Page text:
Joint Pathology Center

Veterinary Pathology Services

Wednesday Slide Conference


Conference 11

December 6th, 2017


CASE II:  14/160 (JPC 4048228). 

Signalment: Unknown age, adult, female, Ambystoma mexicanum, axolotl.

History: The animal was euthanized because of exophthalmia and poor condition due to a mass in the head which extends to the oral cavity.

Gross Pathology: On the head, between the eyes is a firm mass of about 2 x 2 x 1 cm in diameter, which reaches the oral cavity and has a multinodular appearance. The cut surface of the mass is firm, well-delineated and white. The right eye is exophthalmic.

Laboratory results:
None submitted.

Microscopic Description:  From the superficial dermis, extending to the cut borders, there is a poorly demarcated, nonencapsulated, infiltratively growing, cell rich neoplastic mass. The cells are polygonal to elongated, arranged in rosettes (Flexner-Wintersteiner-like rosettes), nests and packets and are supported by moderate amount of delicate septa of fibrovascular stroma. The neoplastic cells are 10-15 µm in diameter, have variably less distinct cell borders, moderate amount of eosinophilic, granular cytoplasm and a round to elongated nucleus with finely stippled chromatin and up to 4 nucleoli. The anisocytosis and anisokaryosis are moderate and there are 3-4 mitoses per 400X high power fields. Multifocal in the neoplasia necrosis is present. The surrounding dermis is edematous.

Contributor’s Morphologic Diagnosis: 
Head: Neuromastoma (Neuroepithelioma).

Contributor’s Comment: Neoplastic disorders in amphibians are rare and limited to specific species [orders: Anura (frogs and toads), Urodela (salamander), Gymnophiona (caecilians)].7 The axolotl belongs to the Urodela and has become popular in cancer research, regenerative biology and immunology.6 Spontaneous tumors described in axolotl are melanophoroma, epithelioma, neuroepithelioma, lymphangiosarcoma, mast cell tumor, fibropapilloma, sertoli cell tumor and teratoma.4,6,7

In our case, the axolotl had a mass on the head between the eyes reaching to the oral cavity. Histologically, the neoplastic cells formed rosettes which lead to the suspicion of a neuroendocrine tumor. In a previous report from an axolotl, a mass with the same distribution and similar histological pattern was described and referred to as a neuromastoma.4 Neuromastoma (neuroepithelioma) is a neoplasia originating from neuromast cells.4 These cells are distributed on the head and body and are the end organs of the lateral line system, which is a sensory system in all fishes and permanently aquatic amphibians.2 On the head of axolotl, tumors like fibropapilloma, mast cell tumor and olfactory neuroblastoma can occur.4,6,7 These are macroscopical differential diagnoses in our case.  Fibropapillomas are common in urodeles6, but in the histologic examination, fibropapilloma was excluded due to lack of the distinctive histological pattern of proliferative neoplastic fibroblasts. Mast cell tumors are common neoplasias on the head of A. mexicanum, often with ulceration of the overlying epidermis.4 In our histological examination, there was no indication of mast cells in the toluidine blue staining. Olfactory neuroblastoma and neuromastoma may have similar neuroectodermal origin, share similar histological and immunohistochemical features and are not easily distinguished from each other.4,6  Considering the similar location and histological features of the previous report of neuromastoma4, we diagnosed the tumor in our case was diagnosed as a neuromastoma.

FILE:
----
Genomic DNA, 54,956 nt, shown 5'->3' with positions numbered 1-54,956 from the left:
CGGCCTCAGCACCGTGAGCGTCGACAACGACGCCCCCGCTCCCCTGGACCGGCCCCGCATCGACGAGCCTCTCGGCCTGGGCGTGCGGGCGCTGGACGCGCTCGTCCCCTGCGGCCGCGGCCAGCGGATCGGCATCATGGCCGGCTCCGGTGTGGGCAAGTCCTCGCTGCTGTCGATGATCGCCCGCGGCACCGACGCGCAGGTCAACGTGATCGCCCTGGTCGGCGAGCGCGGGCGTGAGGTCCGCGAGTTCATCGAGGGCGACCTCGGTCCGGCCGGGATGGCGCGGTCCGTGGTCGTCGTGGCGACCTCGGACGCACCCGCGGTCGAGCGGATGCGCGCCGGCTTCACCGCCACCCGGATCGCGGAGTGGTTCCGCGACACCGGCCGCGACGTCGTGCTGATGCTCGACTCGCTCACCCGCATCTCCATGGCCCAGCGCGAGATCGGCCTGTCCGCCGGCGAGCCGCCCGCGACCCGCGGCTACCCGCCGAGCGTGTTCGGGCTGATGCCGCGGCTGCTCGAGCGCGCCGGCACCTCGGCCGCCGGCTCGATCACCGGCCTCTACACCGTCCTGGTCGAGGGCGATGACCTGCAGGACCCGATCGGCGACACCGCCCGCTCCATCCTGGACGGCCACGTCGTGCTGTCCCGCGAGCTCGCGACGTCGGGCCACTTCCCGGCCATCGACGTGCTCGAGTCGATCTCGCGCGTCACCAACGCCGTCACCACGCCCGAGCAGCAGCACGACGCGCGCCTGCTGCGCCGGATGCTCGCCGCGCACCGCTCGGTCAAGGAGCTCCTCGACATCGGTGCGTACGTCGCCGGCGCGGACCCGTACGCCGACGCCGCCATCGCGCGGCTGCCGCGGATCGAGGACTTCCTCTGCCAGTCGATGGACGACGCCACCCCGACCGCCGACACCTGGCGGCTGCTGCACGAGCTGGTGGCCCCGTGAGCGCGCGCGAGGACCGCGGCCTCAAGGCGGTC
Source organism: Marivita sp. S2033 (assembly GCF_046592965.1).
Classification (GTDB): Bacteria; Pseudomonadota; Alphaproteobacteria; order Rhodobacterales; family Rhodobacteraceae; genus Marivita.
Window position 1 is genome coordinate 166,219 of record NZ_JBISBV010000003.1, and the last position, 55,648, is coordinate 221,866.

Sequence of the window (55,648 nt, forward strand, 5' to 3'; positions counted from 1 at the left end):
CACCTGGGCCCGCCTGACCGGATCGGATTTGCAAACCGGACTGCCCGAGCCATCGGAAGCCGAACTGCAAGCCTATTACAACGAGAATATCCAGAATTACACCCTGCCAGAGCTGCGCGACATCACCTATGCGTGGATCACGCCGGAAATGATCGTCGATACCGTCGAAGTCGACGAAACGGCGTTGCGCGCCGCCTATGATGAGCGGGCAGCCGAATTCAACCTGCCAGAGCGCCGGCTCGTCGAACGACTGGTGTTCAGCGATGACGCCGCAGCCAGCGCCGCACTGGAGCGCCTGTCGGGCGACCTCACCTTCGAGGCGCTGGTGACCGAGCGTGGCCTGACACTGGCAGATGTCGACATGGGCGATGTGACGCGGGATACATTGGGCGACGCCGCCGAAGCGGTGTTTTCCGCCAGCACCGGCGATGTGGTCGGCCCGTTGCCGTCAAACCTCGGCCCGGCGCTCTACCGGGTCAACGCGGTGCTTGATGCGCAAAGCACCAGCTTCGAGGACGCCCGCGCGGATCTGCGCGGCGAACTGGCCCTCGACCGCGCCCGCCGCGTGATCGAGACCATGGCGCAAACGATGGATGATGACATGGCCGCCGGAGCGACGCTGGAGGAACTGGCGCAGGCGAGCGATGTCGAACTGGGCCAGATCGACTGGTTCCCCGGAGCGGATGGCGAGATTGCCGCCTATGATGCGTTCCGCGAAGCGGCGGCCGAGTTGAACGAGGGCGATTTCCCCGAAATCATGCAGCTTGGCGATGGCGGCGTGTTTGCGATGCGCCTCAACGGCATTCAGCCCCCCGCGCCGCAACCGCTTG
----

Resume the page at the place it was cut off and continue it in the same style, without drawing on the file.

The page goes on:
Only few cases of neuromastoma have been reported and only in Laurenti`s alpine newt and axolotl.4 It has a prolonged course and the tumor localization impacts the health status of the animal.7

Amphibians share the same cell types as other animals, and any cell type can develop neoplastic changes.7 The knowledge about neoplasia in wild amphibians is incomplete and inconsistent due to insufficient diagnoses and misdiagnoses and difficulty to interpret the neoplasias.7 The best known amphibian neoplasm is the Lucké renal adenocarcinoma caused by ranid herpesvirus-1 (Lucké`s herpesvirus) and is endemic in the northern leopard frog (Rana pipiens) population.4,7 Interestingly, some anuran species possess anticancer secretory products and cytoprotective capabilities which make them relatively resistant to carcinogens, and the regenerative capacity of urodels is hypothesized to explain the low tumor rate in these amphibians.7